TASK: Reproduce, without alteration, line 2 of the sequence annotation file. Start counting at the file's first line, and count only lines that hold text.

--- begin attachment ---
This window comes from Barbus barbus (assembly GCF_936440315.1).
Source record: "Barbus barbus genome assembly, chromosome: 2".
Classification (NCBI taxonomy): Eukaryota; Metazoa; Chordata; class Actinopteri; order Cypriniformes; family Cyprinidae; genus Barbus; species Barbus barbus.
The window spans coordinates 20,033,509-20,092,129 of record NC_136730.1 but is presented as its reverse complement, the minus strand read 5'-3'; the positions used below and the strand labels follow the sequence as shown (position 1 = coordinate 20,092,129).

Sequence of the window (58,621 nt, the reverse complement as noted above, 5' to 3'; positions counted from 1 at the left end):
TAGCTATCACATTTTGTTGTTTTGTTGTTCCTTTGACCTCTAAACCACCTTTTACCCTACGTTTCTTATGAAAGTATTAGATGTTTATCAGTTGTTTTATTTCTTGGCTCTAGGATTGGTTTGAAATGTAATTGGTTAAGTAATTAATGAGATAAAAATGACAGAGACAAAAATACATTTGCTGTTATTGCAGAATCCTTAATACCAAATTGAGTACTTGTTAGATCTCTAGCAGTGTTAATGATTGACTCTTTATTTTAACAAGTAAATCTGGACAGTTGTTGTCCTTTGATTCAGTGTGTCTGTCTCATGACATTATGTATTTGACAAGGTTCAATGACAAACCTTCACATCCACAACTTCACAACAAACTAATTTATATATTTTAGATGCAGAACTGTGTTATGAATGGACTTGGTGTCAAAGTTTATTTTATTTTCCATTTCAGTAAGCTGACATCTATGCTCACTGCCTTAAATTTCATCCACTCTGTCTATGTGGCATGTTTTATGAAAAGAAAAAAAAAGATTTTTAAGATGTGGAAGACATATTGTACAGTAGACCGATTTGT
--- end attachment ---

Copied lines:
Source record: "Barbus barbus genome assembly, chromosome: 2".